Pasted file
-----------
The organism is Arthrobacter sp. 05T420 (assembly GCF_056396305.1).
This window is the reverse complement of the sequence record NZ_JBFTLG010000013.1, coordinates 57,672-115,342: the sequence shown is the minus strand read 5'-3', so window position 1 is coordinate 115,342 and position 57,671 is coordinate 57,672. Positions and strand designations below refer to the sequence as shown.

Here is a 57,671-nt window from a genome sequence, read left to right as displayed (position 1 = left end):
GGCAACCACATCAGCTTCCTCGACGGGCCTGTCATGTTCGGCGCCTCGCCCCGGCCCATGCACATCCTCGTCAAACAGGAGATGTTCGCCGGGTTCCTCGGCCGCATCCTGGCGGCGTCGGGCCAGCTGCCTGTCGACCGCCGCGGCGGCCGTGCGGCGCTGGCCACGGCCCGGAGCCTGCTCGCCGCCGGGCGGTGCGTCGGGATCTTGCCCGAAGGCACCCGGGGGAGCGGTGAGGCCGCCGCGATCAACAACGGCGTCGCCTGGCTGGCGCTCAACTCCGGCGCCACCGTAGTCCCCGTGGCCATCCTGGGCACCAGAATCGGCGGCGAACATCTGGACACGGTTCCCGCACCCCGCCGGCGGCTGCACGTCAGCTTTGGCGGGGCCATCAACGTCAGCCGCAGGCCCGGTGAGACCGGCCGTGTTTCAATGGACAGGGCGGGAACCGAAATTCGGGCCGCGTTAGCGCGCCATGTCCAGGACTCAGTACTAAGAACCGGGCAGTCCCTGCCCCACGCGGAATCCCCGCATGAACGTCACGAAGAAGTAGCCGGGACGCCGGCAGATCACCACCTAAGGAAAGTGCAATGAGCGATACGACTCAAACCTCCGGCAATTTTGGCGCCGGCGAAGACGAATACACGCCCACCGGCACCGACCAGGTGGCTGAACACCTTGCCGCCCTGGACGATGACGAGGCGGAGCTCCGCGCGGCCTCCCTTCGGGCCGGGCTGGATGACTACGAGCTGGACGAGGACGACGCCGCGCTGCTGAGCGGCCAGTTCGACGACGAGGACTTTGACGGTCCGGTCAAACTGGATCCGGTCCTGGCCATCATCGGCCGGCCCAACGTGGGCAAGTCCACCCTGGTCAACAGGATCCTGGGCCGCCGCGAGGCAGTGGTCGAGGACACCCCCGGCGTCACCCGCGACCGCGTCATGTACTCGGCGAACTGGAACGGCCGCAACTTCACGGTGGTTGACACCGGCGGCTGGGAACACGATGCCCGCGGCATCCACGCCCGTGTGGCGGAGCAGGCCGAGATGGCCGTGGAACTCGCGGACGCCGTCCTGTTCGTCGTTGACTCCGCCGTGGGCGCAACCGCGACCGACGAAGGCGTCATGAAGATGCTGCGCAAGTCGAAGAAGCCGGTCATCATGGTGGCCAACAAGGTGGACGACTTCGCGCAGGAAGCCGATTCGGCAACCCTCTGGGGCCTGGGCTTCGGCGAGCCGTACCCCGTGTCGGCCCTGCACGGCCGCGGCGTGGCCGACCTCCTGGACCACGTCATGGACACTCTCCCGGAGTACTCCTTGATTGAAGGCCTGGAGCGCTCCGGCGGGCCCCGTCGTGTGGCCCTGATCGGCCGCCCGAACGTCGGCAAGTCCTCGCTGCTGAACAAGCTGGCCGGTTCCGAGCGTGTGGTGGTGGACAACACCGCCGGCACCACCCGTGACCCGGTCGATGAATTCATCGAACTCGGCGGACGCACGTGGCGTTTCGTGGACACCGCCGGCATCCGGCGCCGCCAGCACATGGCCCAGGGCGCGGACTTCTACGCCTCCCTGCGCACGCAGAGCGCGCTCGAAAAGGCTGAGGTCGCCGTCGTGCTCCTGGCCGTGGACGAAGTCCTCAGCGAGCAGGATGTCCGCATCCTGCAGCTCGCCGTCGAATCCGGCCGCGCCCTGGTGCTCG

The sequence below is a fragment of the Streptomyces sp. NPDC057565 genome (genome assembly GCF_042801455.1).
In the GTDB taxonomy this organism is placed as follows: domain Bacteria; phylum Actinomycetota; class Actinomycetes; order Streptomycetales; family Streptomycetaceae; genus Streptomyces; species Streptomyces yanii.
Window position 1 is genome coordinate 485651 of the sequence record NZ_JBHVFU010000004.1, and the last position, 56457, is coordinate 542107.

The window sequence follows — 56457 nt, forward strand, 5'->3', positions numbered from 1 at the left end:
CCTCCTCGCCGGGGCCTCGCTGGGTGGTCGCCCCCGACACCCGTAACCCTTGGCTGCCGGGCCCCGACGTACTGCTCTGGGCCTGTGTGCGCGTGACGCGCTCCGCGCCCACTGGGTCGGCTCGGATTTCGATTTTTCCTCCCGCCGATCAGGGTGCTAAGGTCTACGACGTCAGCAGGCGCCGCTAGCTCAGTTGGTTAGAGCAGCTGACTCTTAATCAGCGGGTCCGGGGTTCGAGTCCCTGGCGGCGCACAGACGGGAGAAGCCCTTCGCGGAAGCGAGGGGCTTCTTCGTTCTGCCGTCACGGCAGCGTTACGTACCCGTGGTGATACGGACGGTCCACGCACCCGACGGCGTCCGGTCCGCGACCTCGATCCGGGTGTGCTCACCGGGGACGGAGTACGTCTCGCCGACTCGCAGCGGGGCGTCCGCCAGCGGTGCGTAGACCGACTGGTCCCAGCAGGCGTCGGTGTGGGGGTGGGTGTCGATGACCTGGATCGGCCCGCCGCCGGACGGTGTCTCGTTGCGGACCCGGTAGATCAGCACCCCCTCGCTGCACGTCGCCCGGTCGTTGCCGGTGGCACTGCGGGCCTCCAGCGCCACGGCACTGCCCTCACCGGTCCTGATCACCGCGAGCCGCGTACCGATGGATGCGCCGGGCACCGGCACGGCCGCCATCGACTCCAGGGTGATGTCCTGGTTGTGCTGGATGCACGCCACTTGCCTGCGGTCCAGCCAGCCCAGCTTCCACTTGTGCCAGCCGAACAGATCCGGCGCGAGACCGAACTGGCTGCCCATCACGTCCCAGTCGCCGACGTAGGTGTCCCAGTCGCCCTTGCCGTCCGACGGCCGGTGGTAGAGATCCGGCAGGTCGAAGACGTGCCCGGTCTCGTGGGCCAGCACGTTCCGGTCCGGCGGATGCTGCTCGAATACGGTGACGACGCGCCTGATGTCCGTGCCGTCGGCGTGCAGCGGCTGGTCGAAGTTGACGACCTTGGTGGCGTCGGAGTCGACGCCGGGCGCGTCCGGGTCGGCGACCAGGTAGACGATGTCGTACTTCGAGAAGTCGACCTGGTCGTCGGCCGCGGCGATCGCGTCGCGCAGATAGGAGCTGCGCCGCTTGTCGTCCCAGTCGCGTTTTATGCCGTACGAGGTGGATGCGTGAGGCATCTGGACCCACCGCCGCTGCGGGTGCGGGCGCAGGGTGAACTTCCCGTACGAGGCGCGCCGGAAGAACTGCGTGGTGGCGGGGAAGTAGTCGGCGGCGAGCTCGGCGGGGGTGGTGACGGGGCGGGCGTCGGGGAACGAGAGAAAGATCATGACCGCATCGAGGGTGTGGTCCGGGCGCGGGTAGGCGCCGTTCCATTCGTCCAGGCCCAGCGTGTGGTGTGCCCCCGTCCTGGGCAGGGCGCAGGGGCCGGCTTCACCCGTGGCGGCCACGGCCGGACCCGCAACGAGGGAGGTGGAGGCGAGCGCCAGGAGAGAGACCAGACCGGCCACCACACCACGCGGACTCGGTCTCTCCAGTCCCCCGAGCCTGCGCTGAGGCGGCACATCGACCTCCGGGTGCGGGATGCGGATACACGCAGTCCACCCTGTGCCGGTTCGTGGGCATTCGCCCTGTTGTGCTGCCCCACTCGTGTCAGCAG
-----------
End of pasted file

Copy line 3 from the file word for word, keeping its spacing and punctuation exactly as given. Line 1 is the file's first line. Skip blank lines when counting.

Here is a 57,671-nt window from a genome sequence, read left to right as displayed (position 1 = left end):